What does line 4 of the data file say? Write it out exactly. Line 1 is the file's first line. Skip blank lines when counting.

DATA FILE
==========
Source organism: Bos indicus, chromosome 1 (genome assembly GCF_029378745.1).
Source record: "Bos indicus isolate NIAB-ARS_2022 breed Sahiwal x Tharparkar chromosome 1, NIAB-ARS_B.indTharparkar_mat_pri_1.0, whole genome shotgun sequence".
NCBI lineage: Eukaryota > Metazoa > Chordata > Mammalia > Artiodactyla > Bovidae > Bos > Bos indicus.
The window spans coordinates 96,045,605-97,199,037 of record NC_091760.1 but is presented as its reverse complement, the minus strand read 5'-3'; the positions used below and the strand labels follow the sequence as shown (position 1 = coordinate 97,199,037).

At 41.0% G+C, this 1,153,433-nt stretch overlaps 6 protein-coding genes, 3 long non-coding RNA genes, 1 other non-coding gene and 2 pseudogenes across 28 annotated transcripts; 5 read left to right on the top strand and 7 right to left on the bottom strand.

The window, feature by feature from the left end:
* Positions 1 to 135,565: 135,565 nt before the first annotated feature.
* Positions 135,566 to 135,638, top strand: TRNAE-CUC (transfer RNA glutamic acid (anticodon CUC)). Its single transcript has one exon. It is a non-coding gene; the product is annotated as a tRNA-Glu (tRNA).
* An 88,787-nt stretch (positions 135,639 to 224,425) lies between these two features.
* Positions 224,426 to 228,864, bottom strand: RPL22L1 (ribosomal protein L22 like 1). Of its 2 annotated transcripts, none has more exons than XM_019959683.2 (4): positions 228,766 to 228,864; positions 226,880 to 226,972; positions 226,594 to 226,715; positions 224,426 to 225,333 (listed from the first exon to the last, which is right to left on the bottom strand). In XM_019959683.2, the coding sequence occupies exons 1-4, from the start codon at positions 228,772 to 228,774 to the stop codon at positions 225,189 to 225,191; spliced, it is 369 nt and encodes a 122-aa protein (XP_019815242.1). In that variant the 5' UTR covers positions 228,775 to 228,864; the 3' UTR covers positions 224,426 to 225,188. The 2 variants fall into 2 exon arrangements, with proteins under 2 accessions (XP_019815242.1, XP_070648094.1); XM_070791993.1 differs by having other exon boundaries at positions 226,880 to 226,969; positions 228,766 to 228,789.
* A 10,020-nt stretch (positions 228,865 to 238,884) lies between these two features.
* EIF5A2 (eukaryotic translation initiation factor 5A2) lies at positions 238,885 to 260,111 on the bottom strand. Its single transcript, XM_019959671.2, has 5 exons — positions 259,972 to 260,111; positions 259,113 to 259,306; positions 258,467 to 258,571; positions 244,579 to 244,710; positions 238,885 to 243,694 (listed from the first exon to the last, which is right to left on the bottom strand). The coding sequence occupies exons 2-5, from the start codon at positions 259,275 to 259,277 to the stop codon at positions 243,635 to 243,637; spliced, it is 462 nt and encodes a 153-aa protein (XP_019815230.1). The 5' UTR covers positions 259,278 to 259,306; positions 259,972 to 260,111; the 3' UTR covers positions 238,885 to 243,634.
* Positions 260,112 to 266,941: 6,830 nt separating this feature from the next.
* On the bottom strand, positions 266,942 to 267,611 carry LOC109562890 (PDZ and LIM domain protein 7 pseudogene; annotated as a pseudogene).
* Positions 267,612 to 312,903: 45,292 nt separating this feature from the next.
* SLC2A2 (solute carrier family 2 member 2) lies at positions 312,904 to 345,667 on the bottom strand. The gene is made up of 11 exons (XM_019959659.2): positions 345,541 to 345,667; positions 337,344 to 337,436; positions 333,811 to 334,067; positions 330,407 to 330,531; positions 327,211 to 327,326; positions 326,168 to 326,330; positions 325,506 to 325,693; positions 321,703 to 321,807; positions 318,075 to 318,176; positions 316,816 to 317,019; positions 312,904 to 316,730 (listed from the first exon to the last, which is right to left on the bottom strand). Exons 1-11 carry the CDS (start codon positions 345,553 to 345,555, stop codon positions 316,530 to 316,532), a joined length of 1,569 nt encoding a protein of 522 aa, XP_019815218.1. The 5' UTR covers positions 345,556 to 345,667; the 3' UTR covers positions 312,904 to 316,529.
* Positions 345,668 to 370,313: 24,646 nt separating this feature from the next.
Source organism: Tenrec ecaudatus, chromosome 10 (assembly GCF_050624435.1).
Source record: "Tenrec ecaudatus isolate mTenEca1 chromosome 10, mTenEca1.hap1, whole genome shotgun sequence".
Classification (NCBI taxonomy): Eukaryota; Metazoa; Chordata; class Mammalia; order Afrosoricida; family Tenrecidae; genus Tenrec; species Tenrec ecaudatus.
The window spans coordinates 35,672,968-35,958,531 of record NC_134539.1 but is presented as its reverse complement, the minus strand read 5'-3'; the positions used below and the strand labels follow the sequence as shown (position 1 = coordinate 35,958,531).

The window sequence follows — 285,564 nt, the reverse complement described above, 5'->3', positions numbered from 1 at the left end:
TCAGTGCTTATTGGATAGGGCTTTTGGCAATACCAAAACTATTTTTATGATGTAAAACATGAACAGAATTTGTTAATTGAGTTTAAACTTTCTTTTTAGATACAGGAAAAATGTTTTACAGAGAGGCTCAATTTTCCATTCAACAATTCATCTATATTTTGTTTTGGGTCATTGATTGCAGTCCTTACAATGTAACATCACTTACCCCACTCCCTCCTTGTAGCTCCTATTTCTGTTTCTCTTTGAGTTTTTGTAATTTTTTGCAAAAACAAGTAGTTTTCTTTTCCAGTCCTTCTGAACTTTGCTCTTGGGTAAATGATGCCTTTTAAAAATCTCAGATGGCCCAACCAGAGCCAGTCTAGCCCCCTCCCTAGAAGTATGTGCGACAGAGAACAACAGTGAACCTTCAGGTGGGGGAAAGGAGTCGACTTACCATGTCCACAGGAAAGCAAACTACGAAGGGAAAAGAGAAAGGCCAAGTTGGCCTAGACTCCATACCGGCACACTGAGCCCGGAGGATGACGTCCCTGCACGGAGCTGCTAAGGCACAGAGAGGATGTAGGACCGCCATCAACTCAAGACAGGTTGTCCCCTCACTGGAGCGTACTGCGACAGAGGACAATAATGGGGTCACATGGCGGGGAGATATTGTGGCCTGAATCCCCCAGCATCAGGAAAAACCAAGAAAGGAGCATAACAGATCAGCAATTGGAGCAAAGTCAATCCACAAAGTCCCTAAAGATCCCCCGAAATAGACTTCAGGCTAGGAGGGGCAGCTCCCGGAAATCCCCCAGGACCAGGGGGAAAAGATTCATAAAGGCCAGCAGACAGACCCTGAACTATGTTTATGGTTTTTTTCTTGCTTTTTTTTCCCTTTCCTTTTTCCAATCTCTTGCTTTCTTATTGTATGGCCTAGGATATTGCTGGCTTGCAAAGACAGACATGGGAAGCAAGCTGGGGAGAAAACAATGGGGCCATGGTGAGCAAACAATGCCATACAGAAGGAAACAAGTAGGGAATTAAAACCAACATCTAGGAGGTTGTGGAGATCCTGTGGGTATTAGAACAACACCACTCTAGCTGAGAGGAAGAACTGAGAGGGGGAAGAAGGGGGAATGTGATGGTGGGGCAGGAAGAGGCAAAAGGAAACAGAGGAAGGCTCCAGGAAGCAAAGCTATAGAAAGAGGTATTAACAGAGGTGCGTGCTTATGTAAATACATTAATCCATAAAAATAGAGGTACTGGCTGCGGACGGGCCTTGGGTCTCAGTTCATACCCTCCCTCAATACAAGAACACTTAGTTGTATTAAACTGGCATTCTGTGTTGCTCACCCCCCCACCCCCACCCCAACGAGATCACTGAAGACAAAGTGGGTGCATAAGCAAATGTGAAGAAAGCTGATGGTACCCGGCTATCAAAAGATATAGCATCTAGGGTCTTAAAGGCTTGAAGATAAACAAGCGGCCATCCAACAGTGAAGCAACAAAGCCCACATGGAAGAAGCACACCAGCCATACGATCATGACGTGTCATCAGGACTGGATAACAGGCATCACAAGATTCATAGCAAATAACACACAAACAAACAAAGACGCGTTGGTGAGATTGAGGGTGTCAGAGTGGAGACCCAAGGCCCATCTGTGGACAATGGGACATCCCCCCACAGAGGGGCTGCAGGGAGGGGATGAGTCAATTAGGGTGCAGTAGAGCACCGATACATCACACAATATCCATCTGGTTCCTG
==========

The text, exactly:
The window spans coordinates 96,045,605-97,199,037 of record NC_091760.1 but is presented as its reverse complement, the minus strand read 5'-3'; the positions used below and the strand labels follow the sequence as shown (position 1 = coordinate 97,199,037).